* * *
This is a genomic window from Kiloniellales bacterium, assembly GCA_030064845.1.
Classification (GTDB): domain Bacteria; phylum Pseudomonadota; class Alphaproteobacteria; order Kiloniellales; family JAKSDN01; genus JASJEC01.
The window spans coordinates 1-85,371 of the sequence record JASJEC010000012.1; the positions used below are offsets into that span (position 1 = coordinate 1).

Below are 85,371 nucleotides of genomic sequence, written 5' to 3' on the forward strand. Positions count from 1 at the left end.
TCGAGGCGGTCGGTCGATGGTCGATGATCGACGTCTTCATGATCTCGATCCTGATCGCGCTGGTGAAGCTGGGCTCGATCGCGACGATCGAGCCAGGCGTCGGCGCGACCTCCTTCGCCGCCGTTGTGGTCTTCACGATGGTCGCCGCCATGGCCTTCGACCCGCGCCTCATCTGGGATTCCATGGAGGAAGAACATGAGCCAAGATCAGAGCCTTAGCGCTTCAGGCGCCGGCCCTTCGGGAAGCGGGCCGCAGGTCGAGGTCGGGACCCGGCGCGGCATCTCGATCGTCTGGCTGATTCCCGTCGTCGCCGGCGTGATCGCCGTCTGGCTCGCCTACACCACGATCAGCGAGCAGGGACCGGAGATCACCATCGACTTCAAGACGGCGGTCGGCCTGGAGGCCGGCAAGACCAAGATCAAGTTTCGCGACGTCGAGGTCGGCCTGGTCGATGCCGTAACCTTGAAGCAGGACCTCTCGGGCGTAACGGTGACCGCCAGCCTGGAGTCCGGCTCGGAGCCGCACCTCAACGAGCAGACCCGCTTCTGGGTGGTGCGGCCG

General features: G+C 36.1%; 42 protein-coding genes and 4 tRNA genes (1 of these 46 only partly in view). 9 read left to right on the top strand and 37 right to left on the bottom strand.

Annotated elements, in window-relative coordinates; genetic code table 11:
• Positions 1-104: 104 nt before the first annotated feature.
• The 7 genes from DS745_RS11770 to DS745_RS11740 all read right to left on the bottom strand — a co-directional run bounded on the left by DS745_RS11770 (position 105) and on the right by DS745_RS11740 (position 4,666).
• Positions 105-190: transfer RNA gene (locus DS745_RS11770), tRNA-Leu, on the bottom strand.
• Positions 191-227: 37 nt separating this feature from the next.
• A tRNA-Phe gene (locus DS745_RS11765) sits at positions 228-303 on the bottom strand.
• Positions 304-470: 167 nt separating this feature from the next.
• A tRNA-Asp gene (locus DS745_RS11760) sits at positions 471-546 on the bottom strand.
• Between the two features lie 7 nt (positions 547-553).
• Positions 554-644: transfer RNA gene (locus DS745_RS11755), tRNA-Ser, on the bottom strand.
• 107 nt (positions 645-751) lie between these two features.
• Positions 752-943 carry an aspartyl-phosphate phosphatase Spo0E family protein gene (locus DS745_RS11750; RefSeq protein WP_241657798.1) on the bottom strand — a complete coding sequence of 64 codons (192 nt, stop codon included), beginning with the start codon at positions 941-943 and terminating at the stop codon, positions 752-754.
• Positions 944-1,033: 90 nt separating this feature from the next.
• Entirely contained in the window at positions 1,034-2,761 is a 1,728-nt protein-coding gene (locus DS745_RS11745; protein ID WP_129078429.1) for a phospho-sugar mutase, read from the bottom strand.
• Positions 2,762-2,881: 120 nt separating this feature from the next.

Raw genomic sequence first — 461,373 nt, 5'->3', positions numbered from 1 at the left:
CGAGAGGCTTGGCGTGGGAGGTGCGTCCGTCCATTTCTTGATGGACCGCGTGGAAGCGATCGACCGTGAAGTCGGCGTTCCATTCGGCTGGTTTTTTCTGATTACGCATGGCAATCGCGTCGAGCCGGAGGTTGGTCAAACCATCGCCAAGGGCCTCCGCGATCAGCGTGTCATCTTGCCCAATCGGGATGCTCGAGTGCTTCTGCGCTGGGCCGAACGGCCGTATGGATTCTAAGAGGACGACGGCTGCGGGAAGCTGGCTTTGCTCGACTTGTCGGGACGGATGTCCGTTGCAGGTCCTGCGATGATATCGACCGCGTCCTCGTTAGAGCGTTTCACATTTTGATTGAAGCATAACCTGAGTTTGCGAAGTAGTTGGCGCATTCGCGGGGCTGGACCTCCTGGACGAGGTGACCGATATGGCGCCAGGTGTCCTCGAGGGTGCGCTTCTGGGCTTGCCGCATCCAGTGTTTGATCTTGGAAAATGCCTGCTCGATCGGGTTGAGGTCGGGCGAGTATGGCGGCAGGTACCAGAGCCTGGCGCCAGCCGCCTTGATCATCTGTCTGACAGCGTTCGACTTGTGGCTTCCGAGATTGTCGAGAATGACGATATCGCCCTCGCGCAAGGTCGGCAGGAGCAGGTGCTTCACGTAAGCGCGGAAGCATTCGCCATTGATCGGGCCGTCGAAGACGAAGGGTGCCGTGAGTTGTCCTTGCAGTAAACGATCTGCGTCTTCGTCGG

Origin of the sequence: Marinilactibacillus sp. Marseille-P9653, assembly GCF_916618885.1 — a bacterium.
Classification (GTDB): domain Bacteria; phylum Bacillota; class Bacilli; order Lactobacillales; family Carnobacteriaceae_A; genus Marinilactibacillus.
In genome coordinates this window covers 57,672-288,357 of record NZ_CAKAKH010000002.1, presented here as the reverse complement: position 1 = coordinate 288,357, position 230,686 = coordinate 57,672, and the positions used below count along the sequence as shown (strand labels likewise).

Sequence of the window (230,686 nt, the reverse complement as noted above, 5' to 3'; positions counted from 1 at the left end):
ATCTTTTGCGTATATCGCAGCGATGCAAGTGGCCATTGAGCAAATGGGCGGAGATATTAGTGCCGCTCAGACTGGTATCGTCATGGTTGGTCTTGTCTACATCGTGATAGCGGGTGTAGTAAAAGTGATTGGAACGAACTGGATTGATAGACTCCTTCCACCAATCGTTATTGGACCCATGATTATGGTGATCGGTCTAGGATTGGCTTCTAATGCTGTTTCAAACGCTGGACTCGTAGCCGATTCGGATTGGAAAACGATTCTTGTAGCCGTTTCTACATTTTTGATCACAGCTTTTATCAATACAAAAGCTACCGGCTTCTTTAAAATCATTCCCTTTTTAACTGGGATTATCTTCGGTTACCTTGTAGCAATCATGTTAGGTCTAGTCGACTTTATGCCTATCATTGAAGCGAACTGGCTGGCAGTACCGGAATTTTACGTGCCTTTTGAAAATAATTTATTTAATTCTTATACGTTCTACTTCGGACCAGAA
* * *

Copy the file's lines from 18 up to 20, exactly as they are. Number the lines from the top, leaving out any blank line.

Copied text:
• Positions 752-943 carry an aspartyl-phosphate phosphatase Spo0E family protein gene (locus DS745_RS11750; RefSeq protein WP_241657798.1) on the bottom strand — a complete coding sequence of 64 codons (192 nt, stop codon included), beginning with the start codon at positions 941-943 and terminating at the stop codon, positions 752-754.
• Positions 944-1,033: 90 nt separating this feature from the next.
• Entirely contained in the window at positions 1,034-2,761 is a 1,728-nt protein-coding gene (locus DS745_RS11745; protein ID WP_129078429.1) for a phospho-sugar mutase, read from the bottom strand.